Blackwater Liability Case Axed for Fee Nonpayment

     (CN) – The company formerly known as Blackwater successfully dismissed a lawsuit in North Carolina that sought to hold the military mercenary liable for four of its workers’ deaths at the hands of insurgents in Fallujah, Iraq.




     The lawsuit – originally filed in 2005 by Richard Nordan, an administrator for the four men’s estates – had entered arbitration proceedings. The arbitration tribunal terminated and dismissed the case in 2010 because the parties were not paying.
     “For the three years between 2007 and 2010, the arbitration proceeding foundered and stalled for various reasons, not the least of which was that after November 2008, neither party paid any sum on invoices from the ICDR for arbitrators’ compensation or expenses.” U.S. District Judge James Fox wrote in a Jan. 21 order (emphasis in original). “Prior to that time, Blackwater had advanced 100 percent of all sums that were paid; Nordan supplied none.”
     Blackwater put its share of the amount due in escrow but said the funds should only be released when Nordan paid his share.
     Nordan’s counsel argued that the tribunal was imposing an impermissible “pay-to-play” burden on estates. In one letter, according to Fox’s ruling, the an attorney for the administrator wrote: “When [your] family members and loved ones read about the Fallujah incident in their textbooks or in the numerous news stories, and then ask you how you handled the case, will you tell them that you just threw it out because you didn’t get paid?”
     Nordan then asked a North Carolina Federal court to vacate its 2007 orders compelling arbitration and to permit his common law claims to go forward in North Carolina state court. Blackwater counter-moved for an order confirming the arbitration panel’s decision terminating arbitration and dismissing the claims.
     “Now, for all intents and purposes, Nordan seeks a complete ‘do-over,’ moving the court to vacate its 2007 orders referring the matter to arbitration, even though the arbitration proceedings have been terminated and his claims dismissed because the parties failed to comply with the Panel’s orders,” Fox wrote.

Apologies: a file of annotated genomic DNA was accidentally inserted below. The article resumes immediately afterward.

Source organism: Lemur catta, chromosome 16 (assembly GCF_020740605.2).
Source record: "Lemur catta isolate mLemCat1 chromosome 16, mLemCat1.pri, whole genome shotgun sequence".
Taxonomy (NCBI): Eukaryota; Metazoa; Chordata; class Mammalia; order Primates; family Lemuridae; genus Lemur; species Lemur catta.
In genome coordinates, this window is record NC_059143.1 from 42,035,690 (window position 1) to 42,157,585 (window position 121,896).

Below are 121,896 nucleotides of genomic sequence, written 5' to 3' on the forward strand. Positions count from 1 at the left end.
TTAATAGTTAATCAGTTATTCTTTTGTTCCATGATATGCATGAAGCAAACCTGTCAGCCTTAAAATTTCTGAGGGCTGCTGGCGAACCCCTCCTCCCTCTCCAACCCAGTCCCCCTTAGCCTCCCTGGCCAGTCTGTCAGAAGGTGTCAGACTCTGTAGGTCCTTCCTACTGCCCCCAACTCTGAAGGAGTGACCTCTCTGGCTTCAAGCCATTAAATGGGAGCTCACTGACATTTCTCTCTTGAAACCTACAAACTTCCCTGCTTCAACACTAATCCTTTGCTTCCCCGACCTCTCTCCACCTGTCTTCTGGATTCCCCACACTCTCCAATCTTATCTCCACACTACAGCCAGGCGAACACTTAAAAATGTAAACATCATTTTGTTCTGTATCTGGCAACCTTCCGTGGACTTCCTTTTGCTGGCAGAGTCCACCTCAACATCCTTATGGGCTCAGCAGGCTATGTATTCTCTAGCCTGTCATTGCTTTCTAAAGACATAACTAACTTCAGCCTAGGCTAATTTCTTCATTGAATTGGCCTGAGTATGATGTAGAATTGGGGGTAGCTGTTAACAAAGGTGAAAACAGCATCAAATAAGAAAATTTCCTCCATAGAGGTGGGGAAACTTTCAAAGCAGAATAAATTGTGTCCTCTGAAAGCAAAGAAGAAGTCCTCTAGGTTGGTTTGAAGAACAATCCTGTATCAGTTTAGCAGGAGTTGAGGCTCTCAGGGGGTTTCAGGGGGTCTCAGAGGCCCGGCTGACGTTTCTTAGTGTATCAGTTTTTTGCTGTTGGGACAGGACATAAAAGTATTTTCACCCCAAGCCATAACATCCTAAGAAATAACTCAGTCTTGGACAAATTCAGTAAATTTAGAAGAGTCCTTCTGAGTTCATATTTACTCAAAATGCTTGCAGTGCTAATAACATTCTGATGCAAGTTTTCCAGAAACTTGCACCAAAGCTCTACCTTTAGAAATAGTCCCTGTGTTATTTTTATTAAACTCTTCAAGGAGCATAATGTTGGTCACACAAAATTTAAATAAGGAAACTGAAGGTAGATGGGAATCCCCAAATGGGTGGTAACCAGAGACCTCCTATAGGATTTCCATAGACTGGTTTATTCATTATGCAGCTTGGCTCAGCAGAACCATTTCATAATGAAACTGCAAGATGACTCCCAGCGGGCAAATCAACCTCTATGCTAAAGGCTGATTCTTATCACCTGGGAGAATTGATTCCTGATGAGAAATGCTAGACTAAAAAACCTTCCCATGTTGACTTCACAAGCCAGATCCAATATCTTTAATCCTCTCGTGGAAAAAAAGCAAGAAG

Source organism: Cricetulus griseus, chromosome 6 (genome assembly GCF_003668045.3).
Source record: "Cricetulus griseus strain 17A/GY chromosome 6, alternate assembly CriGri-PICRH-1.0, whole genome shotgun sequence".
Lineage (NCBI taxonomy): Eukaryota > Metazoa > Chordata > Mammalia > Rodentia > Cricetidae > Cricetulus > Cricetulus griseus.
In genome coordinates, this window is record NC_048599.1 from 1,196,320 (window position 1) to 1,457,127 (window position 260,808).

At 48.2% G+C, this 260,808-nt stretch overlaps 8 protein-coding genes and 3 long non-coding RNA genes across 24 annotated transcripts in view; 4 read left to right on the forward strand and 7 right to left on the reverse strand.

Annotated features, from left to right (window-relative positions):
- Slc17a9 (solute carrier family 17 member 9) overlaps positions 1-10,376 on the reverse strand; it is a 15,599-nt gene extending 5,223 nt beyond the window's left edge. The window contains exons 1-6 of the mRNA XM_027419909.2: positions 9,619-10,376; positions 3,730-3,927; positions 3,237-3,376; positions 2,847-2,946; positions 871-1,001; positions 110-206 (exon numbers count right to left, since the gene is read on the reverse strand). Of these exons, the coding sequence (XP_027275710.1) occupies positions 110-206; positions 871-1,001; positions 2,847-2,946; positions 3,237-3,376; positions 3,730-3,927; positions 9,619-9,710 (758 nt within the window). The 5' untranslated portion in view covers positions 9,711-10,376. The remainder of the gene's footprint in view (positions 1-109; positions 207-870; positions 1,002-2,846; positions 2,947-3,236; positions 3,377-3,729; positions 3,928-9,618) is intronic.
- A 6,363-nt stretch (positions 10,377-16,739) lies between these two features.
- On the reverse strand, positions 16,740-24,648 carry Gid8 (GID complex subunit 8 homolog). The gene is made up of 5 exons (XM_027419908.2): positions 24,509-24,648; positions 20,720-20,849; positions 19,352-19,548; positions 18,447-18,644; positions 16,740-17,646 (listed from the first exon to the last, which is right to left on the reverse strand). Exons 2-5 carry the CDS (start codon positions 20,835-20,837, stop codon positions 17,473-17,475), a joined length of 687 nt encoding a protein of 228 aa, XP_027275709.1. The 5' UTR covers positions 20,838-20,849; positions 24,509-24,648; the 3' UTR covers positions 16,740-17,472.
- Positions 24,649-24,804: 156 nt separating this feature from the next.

Nordan based his motion on the claim that the estates he represents cannot afford arbitration and that the court should not have ordered it.
     “The professed inability to finance his share of the arbitration process is the ‘factual’ basis for all of Nordan’s legal arguments, yet he never raised it in this court until the instant motion,” the ruling states. “Nordan has failed at any point to substantiate his claim of financial impossibility of compliance with this court’s order compelling arbitration or the panel’s multiple orders directing payment of fees. Nor has Nordan directed this court’s attention to any ruling or other representation in the arbitration proceedings exempting him from contributing to payment for those proceedings or imposing on Blackwater the obligation to bear all costs, fees and expenses thereof. None of Nordan’s current arguments is based on sound legal or factual ground.”
     Blackwater created a “stalemate” by putting its share in escrow, the judge found, and Nordan’s response, or lack of one, forced the tribunal’s hand.
     Fox wrote that he was convinced by the parties’ refusal to prosecute their claims that the process was futile. He rejected Nordan’s motion and confirmed the dismissal order of the American Arbitration Association’s International Center for Dispute Resolution (ICDR), which was assigned to handle the case.
     “The law is well-established that an arbitration agreement may be unenforceable if the party seeking to avoid arbitration proves that the costs of arbitration would preclude the effective vindication of statutory rights,” the ruling states. “Here, Nordan offered nothing more than arguments, relying primarily on his position that the fee payment requirements of the ICDR in fact amount to a ‘pay-to-play’ scheme, whereas he could litigate in state court for free. Similarly, Nordan’s claim that he is unable to afford arbitration fees is unsupported by any competent evidence.”
     Blackwater renamed itself Xe Services in 2007 after reports of war crimes in Iraq surfaced.

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